Crucial Year Can Be Precipice or Springboard
Tuesday, December 13, 2005
One in an occasional series looking at learning in the middle and high school years.
By 2001, Margee Walsh had dealt with every variety of that anxious species known as the ninth-grader. So when she met Ishmael Salandy, who had gotten into some minor trouble at school, she thought she knew right away what he needed.
Salandy lived in a low-income part of Alexandria. Only one parent was at home. But there was a spark in Salandy, a yearning for something better that Walsh could recognize in his tone of voice, his choice of friends, his promising grades. Walsh was principal of the Minnie Howard School, one of the few schools in the country that has only ninth-graders, and she had made it a rule that her students would all get very personal attention.
Much later, Salandy told Walsh he saw she had written these words on a form with his name on it: "Need to get him a mentor. He's a real leader."
"How did you know that?" Salandy asked Walsh, after he was elected president of his high school class. The answer, from Walsh and several other educators, is that they make it their business to know. Teachers are increasingly searching the records of each new ninth-grader before school begins and talking to their families and previous teachers. Because ninth grade, the beginning of high school in most cases, can save or ruin a young life.
"Ninth grade in America's public schools has become an increasingly severe hurdle to student progress," said Walter Haney, a Boston College education professor who has done much research on why more ninth-graders are being held back and eventually dropping out. [see below]
Alexandria created Minnie Howard for ninth-grade students in 1993 and made Walsh principal and Randolph Mitchell assistant principal. Both are tall, self-confident, athletic administrators who had worked in business. Like most of the 160 other ninth-grade schools that have popped up throughout the country, Minnie Howard's existence was the simple result of enrollment pressures. T.C. Williams High School had room for no more than three grades, so the ninth-graders had to go elsewhere. Walsh and Mitchell saw that as an opportunity.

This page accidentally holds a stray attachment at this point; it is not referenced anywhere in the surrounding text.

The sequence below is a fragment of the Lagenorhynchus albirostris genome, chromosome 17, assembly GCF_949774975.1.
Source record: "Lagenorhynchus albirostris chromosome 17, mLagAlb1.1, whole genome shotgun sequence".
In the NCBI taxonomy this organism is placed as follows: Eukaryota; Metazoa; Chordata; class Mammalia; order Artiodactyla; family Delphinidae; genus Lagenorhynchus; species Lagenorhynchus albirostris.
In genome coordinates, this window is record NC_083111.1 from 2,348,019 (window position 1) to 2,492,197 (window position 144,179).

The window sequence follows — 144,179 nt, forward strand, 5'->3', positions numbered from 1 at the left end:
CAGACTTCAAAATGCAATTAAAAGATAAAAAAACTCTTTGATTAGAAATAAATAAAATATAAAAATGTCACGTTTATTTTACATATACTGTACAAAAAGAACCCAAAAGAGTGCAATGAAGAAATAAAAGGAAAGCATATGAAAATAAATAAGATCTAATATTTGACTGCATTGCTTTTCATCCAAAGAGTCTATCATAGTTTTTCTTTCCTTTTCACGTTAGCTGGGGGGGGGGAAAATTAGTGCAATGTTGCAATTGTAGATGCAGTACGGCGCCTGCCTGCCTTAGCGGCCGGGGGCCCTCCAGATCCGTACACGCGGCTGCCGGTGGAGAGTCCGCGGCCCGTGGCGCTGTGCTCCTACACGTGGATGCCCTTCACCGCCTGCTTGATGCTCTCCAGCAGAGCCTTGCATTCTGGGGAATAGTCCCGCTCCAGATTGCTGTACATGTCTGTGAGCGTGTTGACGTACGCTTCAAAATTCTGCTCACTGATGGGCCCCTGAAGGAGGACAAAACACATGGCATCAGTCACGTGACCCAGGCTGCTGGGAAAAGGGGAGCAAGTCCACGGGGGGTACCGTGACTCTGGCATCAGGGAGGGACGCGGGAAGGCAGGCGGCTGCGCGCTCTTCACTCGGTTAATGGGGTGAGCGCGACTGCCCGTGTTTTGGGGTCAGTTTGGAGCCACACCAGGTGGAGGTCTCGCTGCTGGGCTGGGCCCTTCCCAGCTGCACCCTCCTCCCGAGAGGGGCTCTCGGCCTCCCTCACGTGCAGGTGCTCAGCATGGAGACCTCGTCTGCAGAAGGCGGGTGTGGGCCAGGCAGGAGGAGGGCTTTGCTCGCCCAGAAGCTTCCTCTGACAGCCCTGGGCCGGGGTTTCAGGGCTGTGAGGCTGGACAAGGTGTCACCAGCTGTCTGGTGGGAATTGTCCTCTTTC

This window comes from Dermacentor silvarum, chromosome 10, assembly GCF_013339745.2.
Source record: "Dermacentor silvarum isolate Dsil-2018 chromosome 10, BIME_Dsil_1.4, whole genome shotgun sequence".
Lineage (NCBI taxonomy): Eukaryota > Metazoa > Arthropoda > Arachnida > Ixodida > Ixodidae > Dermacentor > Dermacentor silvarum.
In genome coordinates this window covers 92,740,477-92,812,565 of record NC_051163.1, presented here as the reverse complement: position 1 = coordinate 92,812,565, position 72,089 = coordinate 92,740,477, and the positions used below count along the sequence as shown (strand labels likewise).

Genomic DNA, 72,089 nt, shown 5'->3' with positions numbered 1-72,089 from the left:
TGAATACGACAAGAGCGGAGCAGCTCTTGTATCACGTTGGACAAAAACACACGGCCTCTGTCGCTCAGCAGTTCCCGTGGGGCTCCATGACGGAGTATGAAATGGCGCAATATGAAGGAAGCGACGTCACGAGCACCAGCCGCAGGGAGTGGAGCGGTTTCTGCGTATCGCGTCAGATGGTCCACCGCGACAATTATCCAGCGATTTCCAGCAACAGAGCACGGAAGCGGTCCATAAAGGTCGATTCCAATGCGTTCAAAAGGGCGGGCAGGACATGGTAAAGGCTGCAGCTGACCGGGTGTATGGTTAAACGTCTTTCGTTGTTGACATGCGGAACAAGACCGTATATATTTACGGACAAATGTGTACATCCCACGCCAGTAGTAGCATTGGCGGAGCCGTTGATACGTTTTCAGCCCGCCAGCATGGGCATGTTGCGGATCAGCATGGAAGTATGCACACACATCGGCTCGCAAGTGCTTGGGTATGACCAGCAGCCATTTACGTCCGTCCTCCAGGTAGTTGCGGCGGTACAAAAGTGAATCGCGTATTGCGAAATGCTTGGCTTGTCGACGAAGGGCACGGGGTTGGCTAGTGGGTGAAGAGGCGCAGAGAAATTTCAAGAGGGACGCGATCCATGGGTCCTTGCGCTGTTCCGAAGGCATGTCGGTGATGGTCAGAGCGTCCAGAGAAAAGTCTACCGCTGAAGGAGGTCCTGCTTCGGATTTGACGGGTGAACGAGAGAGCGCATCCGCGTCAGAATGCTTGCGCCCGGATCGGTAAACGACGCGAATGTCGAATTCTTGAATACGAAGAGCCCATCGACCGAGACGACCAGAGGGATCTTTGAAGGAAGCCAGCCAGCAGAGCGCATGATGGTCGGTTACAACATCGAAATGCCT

In business, they knew, just standing up and making a pitch for your product, which is what many teachers essentially did, was not enough. You had to make the sale. You had to ensure that your students not only listened but learned.
That was particularly difficult with ninth-graders in the tight grip of puberty and liable to be too upset or distracted or withdrawn to be an attentive audience. High school was important. Their grades would count on their college applications, and if they were not going to college, their job prospects could often be determined by their choice of courses and extracurricular activities.
"One of the most important differences when we started the school was we wanted to change the way high school teachers viewed their accountability for the kids' progress," said Walsh, who was named executive director for secondary programs in Alexandria in 2002.
"It used to be typical. I was trained that way certainly, to come in, teach your subject, and if the kids learned it, they learned it. If they didn't, they didn't," Walsh said. "What we tried to do was to say: Every child matters to every adult."
That led to the creation of teacher advisory classes, groups of no more than 15 students that meet daily with a teacher or other professional at the school. "That teacher has an opportunity to find out what's going on with the kids in that group," Mitchell said. "If students need tutoring or if they need help in a particular area, that teacher can help them out."